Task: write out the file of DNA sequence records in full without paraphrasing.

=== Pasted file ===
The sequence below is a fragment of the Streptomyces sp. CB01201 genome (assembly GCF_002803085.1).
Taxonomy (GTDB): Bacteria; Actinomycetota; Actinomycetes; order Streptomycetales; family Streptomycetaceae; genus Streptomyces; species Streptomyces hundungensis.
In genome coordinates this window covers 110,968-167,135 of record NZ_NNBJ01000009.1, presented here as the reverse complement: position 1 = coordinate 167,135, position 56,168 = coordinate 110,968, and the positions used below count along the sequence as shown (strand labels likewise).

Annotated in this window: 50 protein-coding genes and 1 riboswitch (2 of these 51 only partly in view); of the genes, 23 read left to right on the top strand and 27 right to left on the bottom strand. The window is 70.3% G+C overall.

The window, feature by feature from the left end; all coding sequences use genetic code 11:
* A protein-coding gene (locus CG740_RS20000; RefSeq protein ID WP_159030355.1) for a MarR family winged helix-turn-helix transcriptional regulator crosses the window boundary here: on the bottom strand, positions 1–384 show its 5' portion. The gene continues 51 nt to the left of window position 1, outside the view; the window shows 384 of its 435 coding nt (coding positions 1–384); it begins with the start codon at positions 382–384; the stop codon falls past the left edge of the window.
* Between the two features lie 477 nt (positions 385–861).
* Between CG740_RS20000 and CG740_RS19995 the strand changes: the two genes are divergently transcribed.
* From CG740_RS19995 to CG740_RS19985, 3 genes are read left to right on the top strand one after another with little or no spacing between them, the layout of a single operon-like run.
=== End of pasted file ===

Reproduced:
The sequence below is a fragment of the Streptomyces sp. CB01201 genome (assembly GCF_002803085.1).
Taxonomy (GTDB): Bacteria; Actinomycetota; Actinomycetes; order Streptomycetales; family Streptomycetaceae; genus Streptomyces; species Streptomyces hundungensis.
In genome coordinates this window covers 110,968-167,135 of record NZ_NNBJ01000009.1, presented here as the reverse complement: position 1 = coordinate 167,135, position 56,168 = coordinate 110,968, and the positions used below count along the sequence as shown (strand labels likewise).

Annotated in this window: 50 protein-coding genes and 1 riboswitch (2 of these 51 only partly in view); of the genes, 23 read left to right on the top strand and 27 right to left on the bottom strand. The window is 70.3% G+C overall.

The window, feature by feature from the left end; all coding sequences use genetic code 11:
* A protein-coding gene (locus CG740_RS20000; RefSeq protein ID WP_159030355.1) for a MarR family winged helix-turn-helix transcriptional regulator crosses the window boundary here: on the bottom strand, positions 1–384 show its 5' portion. The gene continues 51 nt to the left of window position 1, outside the view; the window shows 384 of its 435 coding nt (coding positions 1–384); it begins with the start codon at positions 382–384; the stop codon falls past the left edge of the window.
* Between the two features lie 477 nt (positions 385–861).
* Between CG740_RS20000 and CG740_RS19995 the strand changes: the two genes are divergently transcribed.
* From CG740_RS19995 to CG740_RS19985, 3 genes are read left to right on the top strand one after another with little or no spacing between them, the layout of a single operon-like run.